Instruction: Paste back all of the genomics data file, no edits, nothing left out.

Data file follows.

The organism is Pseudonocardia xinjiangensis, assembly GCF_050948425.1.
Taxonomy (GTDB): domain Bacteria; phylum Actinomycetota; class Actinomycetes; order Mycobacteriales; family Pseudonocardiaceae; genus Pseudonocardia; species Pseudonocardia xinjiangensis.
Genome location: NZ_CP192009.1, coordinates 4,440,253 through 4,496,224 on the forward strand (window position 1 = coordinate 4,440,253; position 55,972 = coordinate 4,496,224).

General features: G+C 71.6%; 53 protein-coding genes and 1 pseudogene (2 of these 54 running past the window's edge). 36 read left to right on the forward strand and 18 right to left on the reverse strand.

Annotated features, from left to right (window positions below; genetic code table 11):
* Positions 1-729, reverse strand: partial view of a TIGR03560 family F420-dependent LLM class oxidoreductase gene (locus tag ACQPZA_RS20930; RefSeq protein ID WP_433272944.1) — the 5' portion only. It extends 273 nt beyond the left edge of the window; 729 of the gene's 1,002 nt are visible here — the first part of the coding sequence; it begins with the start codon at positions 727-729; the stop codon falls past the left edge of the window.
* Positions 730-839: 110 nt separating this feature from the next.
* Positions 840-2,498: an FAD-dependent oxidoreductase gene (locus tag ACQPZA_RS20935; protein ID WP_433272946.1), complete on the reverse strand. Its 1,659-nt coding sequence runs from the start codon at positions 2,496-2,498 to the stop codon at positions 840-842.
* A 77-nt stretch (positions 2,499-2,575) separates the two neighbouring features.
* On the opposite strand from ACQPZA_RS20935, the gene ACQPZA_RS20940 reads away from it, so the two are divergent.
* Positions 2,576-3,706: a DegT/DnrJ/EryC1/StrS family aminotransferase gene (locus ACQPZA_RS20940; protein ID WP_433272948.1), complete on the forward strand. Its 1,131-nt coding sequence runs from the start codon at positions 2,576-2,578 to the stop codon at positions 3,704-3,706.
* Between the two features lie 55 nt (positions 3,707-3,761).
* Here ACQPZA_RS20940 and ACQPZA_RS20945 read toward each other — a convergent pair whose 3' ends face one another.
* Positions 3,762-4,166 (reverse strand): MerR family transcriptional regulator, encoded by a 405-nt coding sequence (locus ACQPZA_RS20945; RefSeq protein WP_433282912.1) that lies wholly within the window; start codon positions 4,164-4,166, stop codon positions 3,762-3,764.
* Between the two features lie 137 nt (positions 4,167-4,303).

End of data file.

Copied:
The organism is Pseudonocardia xinjiangensis, assembly GCF_050948425.1.
Taxonomy (GTDB): domain Bacteria; phylum Actinomycetota; class Actinomycetes; order Mycobacteriales; family Pseudonocardiaceae; genus Pseudonocardia; species Pseudonocardia xinjiangensis.
Genome location: NZ_CP192009.1, coordinates 4,440,253 through 4,496,224 on the forward strand (window position 1 = coordinate 4,440,253; position 55,972 = coordinate 4,496,224).

General features: G+C 71.6%; 53 protein-coding genes and 1 pseudogene (2 of these 54 running past the window's edge). 36 read left to right on the forward strand and 18 right to left on the reverse strand.

Annotated features, from left to right (window positions below; genetic code table 11):
* Positions 1-729, reverse strand: partial view of a TIGR03560 family F420-dependent LLM class oxidoreductase gene (locus tag ACQPZA_RS20930; RefSeq protein ID WP_433272944.1) — the 5' portion only. It extends 273 nt beyond the left edge of the window; 729 of the gene's 1,002 nt are visible here — the first part of the coding sequence; it begins with the start codon at positions 727-729; the stop codon falls past the left edge of the window.
* Positions 730-839: 110 nt separating this feature from the next.
* Positions 840-2,498: an FAD-dependent oxidoreductase gene (locus tag ACQPZA_RS20935; protein ID WP_433272946.1), complete on the reverse strand. Its 1,659-nt coding sequence runs from the start codon at positions 2,496-2,498 to the stop codon at positions 840-842.
* A 77-nt stretch (positions 2,499-2,575) separates the two neighbouring features.
* On the opposite strand from ACQPZA_RS20935, the gene ACQPZA_RS20940 reads away from it, so the two are divergent.
* Positions 2,576-3,706: a DegT/DnrJ/EryC1/StrS family aminotransferase gene (locus ACQPZA_RS20940; protein ID WP_433272948.1), complete on the forward strand. Its 1,131-nt coding sequence runs from the start codon at positions 2,576-2,578 to the stop codon at positions 3,704-3,706.
* Between the two features lie 55 nt (positions 3,707-3,761).
* Here ACQPZA_RS20940 and ACQPZA_RS20945 read toward each other — a convergent pair whose 3' ends face one another.
* Positions 3,762-4,166 (reverse strand): MerR family transcriptional regulator, encoded by a 405-nt coding sequence (locus ACQPZA_RS20945; RefSeq protein WP_433282912.1) that lies wholly within the window; start codon positions 4,164-4,166, stop codon positions 3,762-3,764.
* Between the two features lie 137 nt (positions 4,167-4,303).